It’s official. Amazon announced a pilot program for Amazon Scout – a robot that will deliver your Amazon purchases to your front door.
Six of the cooler-sized robots started testing deliveries in Snohomish County, just north of Amazon’s Seattle head office.
Initially, the six-wheeled robot mini-vehicles will be accompanied by an Amazon employee as the field test is carried out.
“The devices will autonomously follow their delivery route but will initially be accompanied by an Amazon employee,” Amazon said in a statement. “We developed Amazon Scout at our research and development lab in Seattle, ensuring the devices can safely and efficiently navigate around pets, pedestrians and anything else in their path.”
Prime Members first
The service will first be offered to Snohomish County residents who purchase online as usual, requesting same-day, one-day, or two-day delivery.
Deliveries will be scheduled Monday to Friday, during daylight hours initially.
Amazon has experimented with other last-mile delivery programs such as delivery to customer vehicles, garages or inside customer front doors. Amazon Prime Air has also tested a drone-delivery option since 2013.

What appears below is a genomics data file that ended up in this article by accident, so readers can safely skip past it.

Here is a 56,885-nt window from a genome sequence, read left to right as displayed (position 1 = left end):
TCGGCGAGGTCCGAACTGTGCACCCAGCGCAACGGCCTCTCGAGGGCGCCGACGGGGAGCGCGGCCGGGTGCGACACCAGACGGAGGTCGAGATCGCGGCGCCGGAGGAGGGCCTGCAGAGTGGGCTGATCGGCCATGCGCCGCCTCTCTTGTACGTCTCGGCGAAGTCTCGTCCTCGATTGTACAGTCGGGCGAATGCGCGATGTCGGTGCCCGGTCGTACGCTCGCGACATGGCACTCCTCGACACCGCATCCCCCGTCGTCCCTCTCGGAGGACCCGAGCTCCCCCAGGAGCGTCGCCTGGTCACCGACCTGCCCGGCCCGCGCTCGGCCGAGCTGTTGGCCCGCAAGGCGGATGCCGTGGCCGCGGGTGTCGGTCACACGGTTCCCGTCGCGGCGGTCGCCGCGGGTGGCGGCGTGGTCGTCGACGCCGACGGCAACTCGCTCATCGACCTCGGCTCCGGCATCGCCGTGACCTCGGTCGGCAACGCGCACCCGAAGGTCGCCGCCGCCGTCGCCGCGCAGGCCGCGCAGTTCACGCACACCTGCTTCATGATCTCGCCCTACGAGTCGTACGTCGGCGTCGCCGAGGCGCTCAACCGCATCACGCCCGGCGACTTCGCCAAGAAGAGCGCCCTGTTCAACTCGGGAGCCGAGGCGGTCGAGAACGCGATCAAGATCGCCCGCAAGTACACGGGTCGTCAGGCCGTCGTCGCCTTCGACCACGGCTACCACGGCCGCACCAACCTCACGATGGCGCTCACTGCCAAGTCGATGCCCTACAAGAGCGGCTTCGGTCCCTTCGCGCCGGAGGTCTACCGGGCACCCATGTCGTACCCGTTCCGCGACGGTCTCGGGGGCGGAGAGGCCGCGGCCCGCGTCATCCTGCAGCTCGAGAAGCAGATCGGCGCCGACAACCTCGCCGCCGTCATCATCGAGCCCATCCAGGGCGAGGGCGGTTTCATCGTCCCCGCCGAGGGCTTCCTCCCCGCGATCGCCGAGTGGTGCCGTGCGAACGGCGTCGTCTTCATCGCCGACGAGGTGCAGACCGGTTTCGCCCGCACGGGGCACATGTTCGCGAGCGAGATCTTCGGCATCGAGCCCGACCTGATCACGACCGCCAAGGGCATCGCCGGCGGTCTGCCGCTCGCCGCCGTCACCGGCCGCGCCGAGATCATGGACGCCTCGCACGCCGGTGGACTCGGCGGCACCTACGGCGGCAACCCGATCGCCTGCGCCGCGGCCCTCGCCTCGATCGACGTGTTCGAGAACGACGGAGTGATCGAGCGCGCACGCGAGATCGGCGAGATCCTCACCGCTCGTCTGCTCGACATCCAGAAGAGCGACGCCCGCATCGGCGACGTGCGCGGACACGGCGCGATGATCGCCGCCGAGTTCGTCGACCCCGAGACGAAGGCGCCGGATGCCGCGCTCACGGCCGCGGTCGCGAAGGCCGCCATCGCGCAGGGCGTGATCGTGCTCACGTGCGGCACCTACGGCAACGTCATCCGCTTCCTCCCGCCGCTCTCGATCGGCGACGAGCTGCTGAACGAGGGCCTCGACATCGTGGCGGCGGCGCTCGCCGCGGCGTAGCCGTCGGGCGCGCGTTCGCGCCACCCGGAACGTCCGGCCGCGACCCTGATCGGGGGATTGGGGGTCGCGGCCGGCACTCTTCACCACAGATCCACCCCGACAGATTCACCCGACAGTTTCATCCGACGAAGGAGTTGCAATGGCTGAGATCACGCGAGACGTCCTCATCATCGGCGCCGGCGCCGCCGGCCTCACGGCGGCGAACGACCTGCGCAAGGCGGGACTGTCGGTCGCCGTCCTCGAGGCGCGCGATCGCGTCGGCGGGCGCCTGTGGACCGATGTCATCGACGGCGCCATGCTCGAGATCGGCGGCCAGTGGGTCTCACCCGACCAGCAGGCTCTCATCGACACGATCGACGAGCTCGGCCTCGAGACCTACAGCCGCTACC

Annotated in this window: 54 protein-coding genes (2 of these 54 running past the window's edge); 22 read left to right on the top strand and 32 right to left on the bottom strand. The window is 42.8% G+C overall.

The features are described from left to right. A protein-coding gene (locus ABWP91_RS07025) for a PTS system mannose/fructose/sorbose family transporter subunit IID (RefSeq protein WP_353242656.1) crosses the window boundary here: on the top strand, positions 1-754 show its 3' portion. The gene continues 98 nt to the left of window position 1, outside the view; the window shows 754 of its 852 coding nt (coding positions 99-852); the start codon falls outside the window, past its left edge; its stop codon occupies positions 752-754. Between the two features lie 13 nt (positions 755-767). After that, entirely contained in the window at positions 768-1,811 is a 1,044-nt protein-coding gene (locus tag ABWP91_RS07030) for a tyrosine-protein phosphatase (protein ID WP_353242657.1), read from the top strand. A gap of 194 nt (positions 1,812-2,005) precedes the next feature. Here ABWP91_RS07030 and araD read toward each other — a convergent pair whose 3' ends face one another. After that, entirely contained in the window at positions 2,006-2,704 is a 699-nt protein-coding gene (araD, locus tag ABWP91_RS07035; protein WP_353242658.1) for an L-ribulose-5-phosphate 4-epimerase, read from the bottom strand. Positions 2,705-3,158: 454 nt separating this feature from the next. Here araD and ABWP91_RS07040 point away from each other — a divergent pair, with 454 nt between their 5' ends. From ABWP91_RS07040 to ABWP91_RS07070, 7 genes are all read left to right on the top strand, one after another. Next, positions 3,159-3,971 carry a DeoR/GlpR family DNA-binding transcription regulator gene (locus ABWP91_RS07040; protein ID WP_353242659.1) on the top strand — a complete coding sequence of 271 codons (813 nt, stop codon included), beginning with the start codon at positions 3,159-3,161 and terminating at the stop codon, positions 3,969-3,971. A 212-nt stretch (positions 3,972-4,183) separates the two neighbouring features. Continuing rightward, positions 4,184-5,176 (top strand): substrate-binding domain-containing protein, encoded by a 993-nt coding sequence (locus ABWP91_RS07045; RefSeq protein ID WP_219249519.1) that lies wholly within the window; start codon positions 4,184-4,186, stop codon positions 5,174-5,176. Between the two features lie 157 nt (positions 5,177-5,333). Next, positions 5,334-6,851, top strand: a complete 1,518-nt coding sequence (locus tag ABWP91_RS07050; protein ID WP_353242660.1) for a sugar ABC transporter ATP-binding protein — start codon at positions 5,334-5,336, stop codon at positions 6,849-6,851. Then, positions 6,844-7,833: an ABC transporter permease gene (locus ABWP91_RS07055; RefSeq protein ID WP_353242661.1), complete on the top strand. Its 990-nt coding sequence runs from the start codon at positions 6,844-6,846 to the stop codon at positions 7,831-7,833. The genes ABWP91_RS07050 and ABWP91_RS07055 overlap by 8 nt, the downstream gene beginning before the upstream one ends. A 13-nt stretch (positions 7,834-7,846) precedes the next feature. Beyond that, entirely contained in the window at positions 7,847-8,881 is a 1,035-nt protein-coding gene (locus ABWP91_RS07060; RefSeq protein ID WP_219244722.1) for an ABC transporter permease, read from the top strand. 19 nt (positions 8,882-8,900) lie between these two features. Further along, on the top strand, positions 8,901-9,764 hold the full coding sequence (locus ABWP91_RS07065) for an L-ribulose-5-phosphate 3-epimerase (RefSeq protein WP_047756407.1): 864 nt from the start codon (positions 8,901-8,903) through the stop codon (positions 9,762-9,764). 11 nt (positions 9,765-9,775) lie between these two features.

Other self-delivery or driverless delivery companies in the space include Starship, TeleRetail and Marble. Walmart has tested driverless delivery vehicles in Arizona with Google-owned Waymo.
Wired reports there are challenges ahead for Amazon’s autonomous robot delivery services. Starship, which launched in 2014, had already traveled 62,000 miles in its test programs by 2017.
Traveling on sidewalks, navigating people and pets is no pushover for robot developers. Vehicle security, safety, road crossings and curious passersby all make for a constantly changing mix of hurdles to get your package to your front door.
And if you’re not home when the robot arrives or there’s a malfunction? How will returns be handled? We’re not very far down the road or sidewalk yet.
Bots on fire
KiwiBot robots have 100 robots delivering food orders on UC Berkeley campus, but last month a robot caught fire due to a battery problem. The Daily Californian student newspaper’s Sophia Brown-Heidenreich reported humorously, “Students have called for a moment of silence, suggesting finals next week may have finally gotten the robot, as well.”
Fortunately, no meals were on board or burned and no students went hungry.
The cost savings, energy efficiency, improved customer service and coolness factor are destined to keep companies trying to solve the last-mile delivery and logistics challenge. Let’s just say Amazon is primed to come out on top over the long run.
Visuals courtesy Amazon, The Daily Californian
Updated 2:00 PM